How to Finish Seams on Chantilly Lace
Get the latest from Threads delivered straight to your inbox.
Chantilly lace is arguably the most beautiful of the laces we commonly use, but its delicacy can make it tricky to deal with. It can’t be manipulated the way alençon and guipure laces can because it’s not strong enough.
Placing it carefully is usually the best you can do. There are times, however, when seam allowances are visible and must be dealt with.
For more inspiration be sure to pick up the latest issue of Threads, and don’t miss other techniques like this one by ordering a print subscription which comes with FREE access to our tablet editions.
Regular seams are difficult to use on lace, mostly because the seam allowances are so visible through the openings in the fabric.
Here’s a regular seam with two layers of Chantilly lace.
The seam has been pressed open in this example. While it’s workable, it’s not really very pretty, nor very clean.
While French seams are an option, given the lighter weights of Chantilly lace, color can be a factor.
Here is another look at a French seam. It’s not bad, but a dark stripe of colored lace might not be the best look.
Happily, there’s a solution to dealing with this issue.
My student Sylvia recently worked on a lovely dress with modern red Chantilly lace yoke and sleeves and a four-ply red silk crepe body. The sleeves were cut in one with the yoke, which meant there were seams in the lace from the shoulder down the top of the arm. This is normally not a problem, but any regular seam would have left visible seam allowances, and French seams wouldn’t have worked well, as the holes in the lace make the construction look messy.
I suggested we bind the seam allowances with strips of bias-cut silk organza dyed to match Sylvia’s skin tone.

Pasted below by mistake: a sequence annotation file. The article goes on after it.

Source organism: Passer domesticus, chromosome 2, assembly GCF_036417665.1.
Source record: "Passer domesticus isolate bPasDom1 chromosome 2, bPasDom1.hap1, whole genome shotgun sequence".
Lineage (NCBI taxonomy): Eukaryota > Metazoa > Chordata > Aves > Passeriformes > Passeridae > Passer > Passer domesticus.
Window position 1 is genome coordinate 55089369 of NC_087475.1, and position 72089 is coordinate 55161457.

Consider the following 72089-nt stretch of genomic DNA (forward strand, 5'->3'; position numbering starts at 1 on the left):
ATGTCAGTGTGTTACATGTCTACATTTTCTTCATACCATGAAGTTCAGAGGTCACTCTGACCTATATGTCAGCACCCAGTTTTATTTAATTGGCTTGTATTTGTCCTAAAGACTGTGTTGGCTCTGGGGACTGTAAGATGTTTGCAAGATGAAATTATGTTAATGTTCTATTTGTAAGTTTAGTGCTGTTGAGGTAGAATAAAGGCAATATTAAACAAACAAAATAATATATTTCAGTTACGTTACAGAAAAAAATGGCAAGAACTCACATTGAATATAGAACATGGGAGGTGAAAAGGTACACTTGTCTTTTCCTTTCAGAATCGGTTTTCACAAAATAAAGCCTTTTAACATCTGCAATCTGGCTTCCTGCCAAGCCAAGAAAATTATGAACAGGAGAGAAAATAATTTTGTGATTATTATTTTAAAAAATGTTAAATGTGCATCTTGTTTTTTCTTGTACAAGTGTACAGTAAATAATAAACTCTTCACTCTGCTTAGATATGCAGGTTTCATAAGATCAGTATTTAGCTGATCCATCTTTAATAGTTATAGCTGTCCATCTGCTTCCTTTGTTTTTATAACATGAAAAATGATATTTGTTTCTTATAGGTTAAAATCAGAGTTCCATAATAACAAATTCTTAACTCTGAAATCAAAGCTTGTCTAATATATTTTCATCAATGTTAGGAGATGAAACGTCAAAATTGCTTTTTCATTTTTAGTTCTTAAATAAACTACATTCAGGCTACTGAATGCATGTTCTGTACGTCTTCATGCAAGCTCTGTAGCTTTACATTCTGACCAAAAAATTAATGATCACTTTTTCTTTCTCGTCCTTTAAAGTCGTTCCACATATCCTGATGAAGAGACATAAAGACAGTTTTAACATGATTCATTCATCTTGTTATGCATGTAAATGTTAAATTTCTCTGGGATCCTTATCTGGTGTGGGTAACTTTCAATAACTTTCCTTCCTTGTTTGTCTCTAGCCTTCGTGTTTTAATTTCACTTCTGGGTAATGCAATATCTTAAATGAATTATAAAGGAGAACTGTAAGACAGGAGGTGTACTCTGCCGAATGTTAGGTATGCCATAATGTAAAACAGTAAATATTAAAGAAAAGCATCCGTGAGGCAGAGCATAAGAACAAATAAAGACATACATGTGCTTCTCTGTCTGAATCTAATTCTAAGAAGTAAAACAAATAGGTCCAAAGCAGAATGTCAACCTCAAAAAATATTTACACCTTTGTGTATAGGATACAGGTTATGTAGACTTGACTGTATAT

Here’s the lace Sylvia chose. I love its modern look. While it’s somewhat firm, certainly firm enough to be used on the bodice without an underlayer, it’s not firm enough to overlap seams and create invisible seams the way we do with alençon and guipure laces.
A few samples show what we did. Seams were sewn as usual, but the lace was stitched slowly. The reason is that there’s so much air in lace that the machine threads can easily get snarled; there’s less chance of that happening if it is sewn slowly.
We dyed silk organza with tea to match Sylvia’s skin and then cut it into 1-inch strips.
The silk organza strip was carefully pinned into place.
We then stitched.
The silk organza could have been stitched when the two layers of Chantilly lace were first joined, but I think things are a little firmer with that wide seam allowance. I find it makes it easier to place the organza accurately on the lace.
The three seam allowances–two Chantilly lace, one organza–were trimmed to about 1/4 inch (though seam allowances could be narrower or wider.)
The silk organza is carefully pressed toward the seam allowances.
The raw edge of the silk organza lines up with what will be the outer fold of the organza. In this case, seam allowances are about 1/4 inch. You’ll have to experiment to determine the width that works best.
The bias organza strip is pinned carefully into place; the silk organza shifts so easily, especially when cut on the bias, that you want to keep its grain under control.
Small fell stitches hold the organza in place; they go through the seam allowances of the lace, but not all the way through to the other side.
The somewhat invisible seam allowance against a white cloth . . .
Against my arm, the seam allowances disappear, just as they did in Sylvia’s dress.
And there you have it! What other methods have you used to seam Chantilily lace or other delicate lace fabrics?